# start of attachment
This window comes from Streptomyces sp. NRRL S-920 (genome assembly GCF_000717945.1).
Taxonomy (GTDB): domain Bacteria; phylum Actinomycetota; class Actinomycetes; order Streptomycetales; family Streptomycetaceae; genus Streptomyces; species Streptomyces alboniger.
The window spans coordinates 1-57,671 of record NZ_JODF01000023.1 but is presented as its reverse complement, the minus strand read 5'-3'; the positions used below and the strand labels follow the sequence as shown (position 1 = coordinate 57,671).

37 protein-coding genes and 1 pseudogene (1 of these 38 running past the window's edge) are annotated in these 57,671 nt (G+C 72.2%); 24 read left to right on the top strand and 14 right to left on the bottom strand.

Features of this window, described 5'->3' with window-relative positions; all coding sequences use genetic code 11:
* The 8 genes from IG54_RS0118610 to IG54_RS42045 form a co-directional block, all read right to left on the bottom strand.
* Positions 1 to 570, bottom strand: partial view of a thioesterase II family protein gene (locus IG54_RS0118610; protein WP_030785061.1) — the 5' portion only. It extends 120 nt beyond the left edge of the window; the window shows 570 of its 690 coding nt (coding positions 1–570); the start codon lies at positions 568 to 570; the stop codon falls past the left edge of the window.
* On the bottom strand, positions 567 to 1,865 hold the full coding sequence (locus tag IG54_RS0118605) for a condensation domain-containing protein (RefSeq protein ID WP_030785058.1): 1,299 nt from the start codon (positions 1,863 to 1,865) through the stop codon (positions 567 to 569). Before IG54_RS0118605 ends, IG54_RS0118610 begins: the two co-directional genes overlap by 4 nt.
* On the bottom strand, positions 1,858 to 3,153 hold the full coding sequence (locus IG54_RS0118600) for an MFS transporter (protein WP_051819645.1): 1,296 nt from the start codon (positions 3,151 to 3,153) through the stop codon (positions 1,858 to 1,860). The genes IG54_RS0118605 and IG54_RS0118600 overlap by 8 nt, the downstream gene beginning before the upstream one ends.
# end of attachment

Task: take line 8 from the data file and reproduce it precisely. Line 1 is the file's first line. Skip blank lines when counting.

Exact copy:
* On the bottom strand, positions 567 to 1,865 hold the full coding sequence (locus tag IG54_RS0118605) for a condensation domain-containing protein (RefSeq protein ID WP_030785058.1): 1,299 nt from the start codon (positions 1,863 to 1,865) through the stop codon (positions 567 to 569). Before IG54_RS0118605 ends, IG54_RS0118610 begins: the two co-directional genes overlap by 4 nt.